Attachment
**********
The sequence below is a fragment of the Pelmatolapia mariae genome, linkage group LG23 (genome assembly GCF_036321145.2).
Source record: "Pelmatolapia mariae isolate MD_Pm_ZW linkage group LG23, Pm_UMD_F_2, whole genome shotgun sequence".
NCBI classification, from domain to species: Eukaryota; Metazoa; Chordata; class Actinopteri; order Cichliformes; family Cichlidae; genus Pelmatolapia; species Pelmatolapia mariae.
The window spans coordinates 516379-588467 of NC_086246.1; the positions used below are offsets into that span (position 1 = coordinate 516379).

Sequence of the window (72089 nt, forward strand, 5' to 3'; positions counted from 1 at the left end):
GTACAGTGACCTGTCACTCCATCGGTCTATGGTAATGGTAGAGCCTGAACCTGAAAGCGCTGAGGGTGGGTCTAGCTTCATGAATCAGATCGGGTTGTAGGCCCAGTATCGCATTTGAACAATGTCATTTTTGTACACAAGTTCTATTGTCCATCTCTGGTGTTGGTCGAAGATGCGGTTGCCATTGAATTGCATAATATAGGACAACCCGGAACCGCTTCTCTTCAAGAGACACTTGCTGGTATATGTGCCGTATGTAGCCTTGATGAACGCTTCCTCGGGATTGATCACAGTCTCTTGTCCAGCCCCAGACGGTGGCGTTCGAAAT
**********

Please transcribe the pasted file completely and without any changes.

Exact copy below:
The sequence below is a fragment of the Pelmatolapia mariae genome, linkage group LG23 (genome assembly GCF_036321145.2).
Source record: "Pelmatolapia mariae isolate MD_Pm_ZW linkage group LG23, Pm_UMD_F_2, whole genome shotgun sequence".
NCBI classification, from domain to species: Eukaryota; Metazoa; Chordata; class Actinopteri; order Cichliformes; family Cichlidae; genus Pelmatolapia; species Pelmatolapia mariae.
The window spans coordinates 516379-588467 of NC_086246.1; the positions used below are offsets into that span (position 1 = coordinate 516379).

Sequence of the window (72089 nt, forward strand, 5' to 3'; positions counted from 1 at the left end):
GTACAGTGACCTGTCACTCCATCGGTCTATGGTAATGGTAGAGCCTGAACCTGAAAGCGCTGAGGGTGGGTCTAGCTTCATGAATCAGATCGGGTTGTAGGCCCAGTATCGCATTTGAACAATGTCATTTTTGTACACAAGTTCTATTGTCCATCTCTGGTGTTGGTCGAAGATGCGGTTGCCATTGAATTGCATAATATAGGACAACCCGGAACCGCTTCTCTTCAAGAGACACTTGCTGGTATATGTGCCGTATGTAGCCTTGATGAACGCTTCCTCGGGATTGATCACAGTCTCTTGTCCAGCCCCAGACGGTGGCGTTCGAAAT